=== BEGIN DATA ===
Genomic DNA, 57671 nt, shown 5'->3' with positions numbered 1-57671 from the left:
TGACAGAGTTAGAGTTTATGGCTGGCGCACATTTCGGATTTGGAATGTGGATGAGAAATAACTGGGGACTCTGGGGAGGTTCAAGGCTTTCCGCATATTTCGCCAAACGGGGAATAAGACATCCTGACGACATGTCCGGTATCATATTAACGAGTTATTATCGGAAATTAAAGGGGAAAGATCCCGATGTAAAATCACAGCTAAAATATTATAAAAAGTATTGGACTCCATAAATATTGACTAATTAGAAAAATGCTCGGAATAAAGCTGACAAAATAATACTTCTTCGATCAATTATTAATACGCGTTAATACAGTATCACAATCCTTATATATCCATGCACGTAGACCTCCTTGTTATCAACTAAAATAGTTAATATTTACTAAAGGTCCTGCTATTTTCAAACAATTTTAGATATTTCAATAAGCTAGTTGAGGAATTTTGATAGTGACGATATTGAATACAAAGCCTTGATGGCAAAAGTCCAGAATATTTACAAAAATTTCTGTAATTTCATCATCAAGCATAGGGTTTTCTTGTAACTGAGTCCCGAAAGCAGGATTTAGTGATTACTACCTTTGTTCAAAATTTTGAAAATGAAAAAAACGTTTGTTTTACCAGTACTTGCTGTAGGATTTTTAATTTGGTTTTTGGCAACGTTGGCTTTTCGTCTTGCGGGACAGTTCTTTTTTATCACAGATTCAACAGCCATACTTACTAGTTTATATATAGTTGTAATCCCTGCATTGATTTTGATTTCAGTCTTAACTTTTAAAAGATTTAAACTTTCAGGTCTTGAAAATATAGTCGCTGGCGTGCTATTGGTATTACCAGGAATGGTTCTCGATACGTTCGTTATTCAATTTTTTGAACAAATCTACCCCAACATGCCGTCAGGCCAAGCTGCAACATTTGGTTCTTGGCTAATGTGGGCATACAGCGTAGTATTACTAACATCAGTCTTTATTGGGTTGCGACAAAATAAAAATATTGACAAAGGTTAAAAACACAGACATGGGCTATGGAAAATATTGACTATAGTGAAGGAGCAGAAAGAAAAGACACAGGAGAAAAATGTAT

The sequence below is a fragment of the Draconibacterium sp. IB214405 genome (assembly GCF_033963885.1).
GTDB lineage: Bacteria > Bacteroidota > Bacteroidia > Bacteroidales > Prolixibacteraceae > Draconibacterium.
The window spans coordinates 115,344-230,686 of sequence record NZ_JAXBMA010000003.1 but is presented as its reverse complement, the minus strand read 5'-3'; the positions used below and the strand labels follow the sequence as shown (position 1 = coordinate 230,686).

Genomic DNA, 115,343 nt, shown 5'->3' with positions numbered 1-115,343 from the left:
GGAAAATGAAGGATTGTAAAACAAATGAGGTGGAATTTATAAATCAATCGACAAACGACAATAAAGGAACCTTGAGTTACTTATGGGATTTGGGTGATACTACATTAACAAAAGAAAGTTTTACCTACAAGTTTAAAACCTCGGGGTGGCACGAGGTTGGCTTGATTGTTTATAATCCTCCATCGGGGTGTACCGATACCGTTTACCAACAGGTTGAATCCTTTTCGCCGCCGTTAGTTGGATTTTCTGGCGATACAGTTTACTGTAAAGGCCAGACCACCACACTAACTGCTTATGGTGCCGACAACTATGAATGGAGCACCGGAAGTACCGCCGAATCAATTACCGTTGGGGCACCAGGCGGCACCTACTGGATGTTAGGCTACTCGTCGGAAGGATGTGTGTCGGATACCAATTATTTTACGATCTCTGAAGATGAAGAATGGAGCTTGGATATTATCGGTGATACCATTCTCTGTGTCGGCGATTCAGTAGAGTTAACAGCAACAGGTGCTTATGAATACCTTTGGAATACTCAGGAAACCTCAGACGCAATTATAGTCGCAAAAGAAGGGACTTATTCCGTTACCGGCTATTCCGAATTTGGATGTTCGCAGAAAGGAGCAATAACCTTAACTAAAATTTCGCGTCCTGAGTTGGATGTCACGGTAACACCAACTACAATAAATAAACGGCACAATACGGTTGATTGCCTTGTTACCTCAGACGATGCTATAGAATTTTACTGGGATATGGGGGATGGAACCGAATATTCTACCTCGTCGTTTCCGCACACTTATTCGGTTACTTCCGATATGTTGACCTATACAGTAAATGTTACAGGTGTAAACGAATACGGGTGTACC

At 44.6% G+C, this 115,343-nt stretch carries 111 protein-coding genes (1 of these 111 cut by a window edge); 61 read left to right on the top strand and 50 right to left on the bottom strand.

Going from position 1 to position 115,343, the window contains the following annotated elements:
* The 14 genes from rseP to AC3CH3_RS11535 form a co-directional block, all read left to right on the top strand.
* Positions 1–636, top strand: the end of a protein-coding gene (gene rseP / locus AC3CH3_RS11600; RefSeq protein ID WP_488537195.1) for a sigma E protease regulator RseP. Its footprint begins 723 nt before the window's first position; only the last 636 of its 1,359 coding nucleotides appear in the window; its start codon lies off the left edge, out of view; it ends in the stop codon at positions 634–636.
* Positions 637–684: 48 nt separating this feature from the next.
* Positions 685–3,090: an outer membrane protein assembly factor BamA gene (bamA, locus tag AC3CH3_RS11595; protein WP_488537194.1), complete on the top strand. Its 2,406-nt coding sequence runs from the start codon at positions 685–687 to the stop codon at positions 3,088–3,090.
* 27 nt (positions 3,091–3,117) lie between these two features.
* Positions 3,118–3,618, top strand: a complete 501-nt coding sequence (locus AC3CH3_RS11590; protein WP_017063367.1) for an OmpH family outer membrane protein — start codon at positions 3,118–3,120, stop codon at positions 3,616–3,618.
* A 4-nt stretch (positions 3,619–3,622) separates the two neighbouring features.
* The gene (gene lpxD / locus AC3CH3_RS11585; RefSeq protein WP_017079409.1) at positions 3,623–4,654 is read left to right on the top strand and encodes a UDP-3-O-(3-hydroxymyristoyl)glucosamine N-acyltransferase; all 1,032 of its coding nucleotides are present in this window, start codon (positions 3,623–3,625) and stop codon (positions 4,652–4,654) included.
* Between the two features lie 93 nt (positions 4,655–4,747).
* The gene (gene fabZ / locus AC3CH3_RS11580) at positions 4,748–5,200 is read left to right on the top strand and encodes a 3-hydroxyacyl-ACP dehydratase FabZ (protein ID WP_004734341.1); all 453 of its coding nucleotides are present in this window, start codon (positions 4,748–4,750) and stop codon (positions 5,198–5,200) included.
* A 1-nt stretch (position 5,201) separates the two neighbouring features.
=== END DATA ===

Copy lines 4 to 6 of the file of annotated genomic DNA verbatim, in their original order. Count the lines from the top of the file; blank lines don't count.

GTDB lineage: Bacteria > Bacteroidota > Bacteroidia > Bacteroidales > Prolixibacteraceae > Draconibacterium.
The window spans coordinates 115,344-230,686 of sequence record NZ_JAXBMA010000003.1 but is presented as its reverse complement, the minus strand read 5'-3'; the positions used below and the strand labels follow the sequence as shown (position 1 = coordinate 230,686).

Genomic DNA, 115,343 nt, shown 5'->3' with positions numbered 1-115,343 from the left: